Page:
77 Unter den Linden, Mitte. Rooms from 2,080RMB; Presidential Suites from 169,450RMB.
Scholars are yet to publish conclusive advice on what exactly is required to get into Berghain
, arguably the world’s most- famous underground club. Impossibly cool doorman and tastemaker Sven Marquardt’s 'face control' entry policy is well-documented, but if you manage to pass him and his crew, a world of free-spirited indulgence awaits. Housed in a former power plant, the 1,500-capacity club has been described as the 'current world capital of techno', and is a breeding ground for the world’s most sought-after selectors. Hot tip: Berghain’s Sunday afternoons – 'mass', as is local parlance – are particularly lit, and it can be tricky passing the gatekeeper at this time. For best results, line up on Saturday night when things are a tad quieter, get your stamp and preserve wrist in an oxygen chamber until you’re ready to worship the world-class sound system the following day.
Am Wriezener Bahnhof.
Carnal debauchery has a new name. Pornceptual
is a semi-regular sex-positive rave staged in a former East Berlin mint, and that might just be the coolest thing we’ve ever written. Borne of a 'photographic study of unusual pornography', Pornceptual’s definitively explicit parties reframe pornography as an inclusive and diverse celebration of all things sex; primal-yet- respectful, but above all, euphoric. The parties run every other month and feature four main dancefloors that are supported by a labyrinthine smattering of 'dark rooms' – think subterranean concrete hedge maze with a couple of a key differences we might let you Google in your own time (NSFW). The door charge is calibrated by nakedness and, like Berghain, there is a strict no-camera policy inside, though there is one dedicated photographer for those who promised mum a souvenir for the fridge. Make no mistake: Pornceptual is wild. There is a lot of live, before-your-very-eyes sexy business happening here. But the self-regulated code of conduct – consent and respect are paramount – is upheld such that, if you’re open of mind, you can scarcely go wrong. Not for the faint of heart but boy oh boy, what a thrill.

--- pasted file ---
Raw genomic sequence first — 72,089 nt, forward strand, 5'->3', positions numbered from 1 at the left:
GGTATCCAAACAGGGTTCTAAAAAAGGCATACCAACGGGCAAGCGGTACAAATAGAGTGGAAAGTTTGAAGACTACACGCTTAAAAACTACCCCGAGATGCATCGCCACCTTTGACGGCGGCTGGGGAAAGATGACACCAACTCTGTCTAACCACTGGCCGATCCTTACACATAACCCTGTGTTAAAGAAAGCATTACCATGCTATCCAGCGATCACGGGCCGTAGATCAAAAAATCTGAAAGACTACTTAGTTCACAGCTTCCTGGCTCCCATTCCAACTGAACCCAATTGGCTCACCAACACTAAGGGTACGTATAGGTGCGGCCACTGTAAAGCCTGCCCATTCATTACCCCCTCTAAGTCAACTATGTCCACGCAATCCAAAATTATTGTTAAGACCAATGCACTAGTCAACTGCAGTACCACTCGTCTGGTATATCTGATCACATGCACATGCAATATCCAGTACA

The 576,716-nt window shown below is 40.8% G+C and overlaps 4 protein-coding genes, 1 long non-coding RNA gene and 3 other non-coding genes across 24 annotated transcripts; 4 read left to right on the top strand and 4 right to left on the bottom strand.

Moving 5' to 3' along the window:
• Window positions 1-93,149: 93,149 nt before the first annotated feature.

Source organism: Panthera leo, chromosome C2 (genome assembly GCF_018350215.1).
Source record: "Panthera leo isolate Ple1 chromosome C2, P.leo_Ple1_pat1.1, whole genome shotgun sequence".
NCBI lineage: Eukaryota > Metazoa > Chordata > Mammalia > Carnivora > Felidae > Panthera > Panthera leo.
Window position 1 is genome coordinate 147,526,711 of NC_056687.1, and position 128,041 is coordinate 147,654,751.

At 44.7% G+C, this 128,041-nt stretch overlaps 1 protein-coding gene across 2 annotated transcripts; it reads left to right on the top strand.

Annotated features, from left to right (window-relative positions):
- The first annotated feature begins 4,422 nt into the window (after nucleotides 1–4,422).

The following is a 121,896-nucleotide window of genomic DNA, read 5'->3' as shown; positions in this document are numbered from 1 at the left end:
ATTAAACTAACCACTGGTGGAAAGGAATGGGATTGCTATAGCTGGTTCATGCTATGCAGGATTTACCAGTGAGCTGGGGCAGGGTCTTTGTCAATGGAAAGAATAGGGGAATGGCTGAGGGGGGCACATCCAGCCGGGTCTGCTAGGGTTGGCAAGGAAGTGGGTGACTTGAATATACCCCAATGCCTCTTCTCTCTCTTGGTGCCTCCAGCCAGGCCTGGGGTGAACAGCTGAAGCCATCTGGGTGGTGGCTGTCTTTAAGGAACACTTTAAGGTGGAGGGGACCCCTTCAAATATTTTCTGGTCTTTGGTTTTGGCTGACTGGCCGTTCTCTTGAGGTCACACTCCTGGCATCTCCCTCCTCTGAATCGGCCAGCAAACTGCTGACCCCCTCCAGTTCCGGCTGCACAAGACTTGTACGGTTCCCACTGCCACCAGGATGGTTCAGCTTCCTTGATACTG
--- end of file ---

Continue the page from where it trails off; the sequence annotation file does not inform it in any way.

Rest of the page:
Direct flights from Beijing to Berlin on Hainan Airlines start at 4,250RMB return.